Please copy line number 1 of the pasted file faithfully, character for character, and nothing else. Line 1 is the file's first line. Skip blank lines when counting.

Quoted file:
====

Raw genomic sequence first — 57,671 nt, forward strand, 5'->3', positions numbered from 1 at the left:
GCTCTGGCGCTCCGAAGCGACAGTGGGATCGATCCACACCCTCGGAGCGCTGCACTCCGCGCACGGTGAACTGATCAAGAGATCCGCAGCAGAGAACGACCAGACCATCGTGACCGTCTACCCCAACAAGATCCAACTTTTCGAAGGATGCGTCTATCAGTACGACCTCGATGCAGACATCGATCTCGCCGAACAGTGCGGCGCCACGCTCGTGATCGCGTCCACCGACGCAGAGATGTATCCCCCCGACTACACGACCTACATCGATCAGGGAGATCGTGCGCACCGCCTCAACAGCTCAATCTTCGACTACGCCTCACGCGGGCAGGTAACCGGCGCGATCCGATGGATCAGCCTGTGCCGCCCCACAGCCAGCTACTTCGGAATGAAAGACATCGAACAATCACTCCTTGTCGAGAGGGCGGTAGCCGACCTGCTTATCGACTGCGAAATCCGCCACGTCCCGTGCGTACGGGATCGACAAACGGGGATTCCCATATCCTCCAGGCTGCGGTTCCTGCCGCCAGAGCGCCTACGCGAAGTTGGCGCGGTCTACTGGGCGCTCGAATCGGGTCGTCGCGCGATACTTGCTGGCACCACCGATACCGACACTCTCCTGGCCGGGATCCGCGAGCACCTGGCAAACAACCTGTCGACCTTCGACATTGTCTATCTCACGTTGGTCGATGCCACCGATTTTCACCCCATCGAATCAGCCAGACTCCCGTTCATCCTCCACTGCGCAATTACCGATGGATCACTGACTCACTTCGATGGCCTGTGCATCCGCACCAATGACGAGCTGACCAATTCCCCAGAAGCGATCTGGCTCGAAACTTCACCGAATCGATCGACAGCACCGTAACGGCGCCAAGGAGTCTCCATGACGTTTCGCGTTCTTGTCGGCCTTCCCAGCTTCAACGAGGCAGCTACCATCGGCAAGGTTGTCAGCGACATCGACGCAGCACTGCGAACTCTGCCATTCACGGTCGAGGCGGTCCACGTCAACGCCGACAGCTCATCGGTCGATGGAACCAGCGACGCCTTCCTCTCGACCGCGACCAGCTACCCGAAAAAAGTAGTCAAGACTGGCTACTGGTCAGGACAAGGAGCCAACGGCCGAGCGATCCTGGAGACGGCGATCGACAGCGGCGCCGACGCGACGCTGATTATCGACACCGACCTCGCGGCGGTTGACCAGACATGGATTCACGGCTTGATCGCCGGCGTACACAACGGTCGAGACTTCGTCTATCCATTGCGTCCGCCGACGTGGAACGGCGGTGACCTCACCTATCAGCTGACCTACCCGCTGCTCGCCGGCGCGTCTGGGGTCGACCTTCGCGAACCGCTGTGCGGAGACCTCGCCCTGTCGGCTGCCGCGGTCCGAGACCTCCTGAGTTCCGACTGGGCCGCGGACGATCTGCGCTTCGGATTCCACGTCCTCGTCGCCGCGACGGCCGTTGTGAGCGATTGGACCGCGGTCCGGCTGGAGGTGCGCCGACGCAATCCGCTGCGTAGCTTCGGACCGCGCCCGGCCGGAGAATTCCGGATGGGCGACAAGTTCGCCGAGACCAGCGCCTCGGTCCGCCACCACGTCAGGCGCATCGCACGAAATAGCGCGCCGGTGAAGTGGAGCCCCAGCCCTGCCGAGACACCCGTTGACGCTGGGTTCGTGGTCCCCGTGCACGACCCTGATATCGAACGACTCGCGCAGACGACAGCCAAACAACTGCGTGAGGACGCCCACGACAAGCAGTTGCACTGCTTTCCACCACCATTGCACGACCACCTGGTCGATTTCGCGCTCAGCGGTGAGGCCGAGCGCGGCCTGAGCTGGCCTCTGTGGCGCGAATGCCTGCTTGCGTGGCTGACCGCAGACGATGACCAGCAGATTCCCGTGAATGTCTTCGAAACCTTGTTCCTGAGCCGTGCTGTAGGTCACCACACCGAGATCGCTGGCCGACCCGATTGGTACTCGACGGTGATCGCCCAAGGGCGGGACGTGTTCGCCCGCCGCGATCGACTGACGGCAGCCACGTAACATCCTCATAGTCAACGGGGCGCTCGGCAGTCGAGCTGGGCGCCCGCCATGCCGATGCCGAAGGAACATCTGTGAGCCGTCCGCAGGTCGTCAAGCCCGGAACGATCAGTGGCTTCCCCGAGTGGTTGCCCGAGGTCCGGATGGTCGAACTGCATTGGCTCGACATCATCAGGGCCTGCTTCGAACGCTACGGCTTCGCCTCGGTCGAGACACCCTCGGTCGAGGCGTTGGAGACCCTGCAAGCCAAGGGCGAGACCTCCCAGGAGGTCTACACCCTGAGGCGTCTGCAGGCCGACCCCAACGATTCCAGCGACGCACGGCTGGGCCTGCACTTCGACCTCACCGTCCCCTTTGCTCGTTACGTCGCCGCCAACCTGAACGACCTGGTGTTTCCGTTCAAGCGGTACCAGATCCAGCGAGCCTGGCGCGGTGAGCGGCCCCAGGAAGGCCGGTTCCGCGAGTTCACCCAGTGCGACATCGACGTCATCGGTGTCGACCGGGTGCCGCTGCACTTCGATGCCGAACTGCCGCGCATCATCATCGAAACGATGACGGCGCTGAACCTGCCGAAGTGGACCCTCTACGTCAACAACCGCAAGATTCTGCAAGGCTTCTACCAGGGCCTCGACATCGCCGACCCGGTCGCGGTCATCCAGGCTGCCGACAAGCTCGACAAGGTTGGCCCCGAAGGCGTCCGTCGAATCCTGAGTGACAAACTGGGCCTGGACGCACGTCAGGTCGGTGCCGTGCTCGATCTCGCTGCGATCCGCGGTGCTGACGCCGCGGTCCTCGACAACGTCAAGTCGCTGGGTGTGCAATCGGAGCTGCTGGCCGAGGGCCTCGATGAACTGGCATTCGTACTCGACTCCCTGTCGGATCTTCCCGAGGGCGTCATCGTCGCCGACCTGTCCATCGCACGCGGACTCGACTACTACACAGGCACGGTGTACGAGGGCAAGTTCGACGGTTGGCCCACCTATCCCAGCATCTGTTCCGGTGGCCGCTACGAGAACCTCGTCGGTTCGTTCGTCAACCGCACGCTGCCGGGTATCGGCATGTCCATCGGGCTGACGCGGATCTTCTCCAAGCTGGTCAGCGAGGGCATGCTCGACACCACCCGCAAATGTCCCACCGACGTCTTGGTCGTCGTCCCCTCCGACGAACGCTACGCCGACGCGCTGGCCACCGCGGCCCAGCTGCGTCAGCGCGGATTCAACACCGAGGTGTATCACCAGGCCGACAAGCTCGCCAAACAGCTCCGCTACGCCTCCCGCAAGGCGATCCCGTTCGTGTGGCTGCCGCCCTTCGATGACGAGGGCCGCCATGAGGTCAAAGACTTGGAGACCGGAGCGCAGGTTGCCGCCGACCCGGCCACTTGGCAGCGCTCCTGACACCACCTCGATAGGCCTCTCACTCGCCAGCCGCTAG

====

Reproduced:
Raw genomic sequence first — 57,671 nt, forward strand, 5'->3', positions numbered from 1 at the left: